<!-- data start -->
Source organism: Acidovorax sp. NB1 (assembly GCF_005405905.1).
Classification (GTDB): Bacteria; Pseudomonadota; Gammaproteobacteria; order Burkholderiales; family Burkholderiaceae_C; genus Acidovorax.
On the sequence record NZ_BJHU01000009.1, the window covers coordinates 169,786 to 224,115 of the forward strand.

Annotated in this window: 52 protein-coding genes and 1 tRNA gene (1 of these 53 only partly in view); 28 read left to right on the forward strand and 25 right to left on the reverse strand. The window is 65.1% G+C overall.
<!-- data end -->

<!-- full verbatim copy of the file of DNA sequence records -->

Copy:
Source organism: Acidovorax sp. NB1 (assembly GCF_005405905.1).
Classification (GTDB): Bacteria; Pseudomonadota; Gammaproteobacteria; order Burkholderiales; family Burkholderiaceae_C; genus Acidovorax.
On the sequence record NZ_BJHU01000009.1, the window covers coordinates 169,786 to 224,115 of the forward strand.

Annotated in this window: 52 protein-coding genes and 1 tRNA gene (1 of these 53 only partly in view); 28 read left to right on the forward strand and 25 right to left on the reverse strand. The window is 65.1% G+C overall.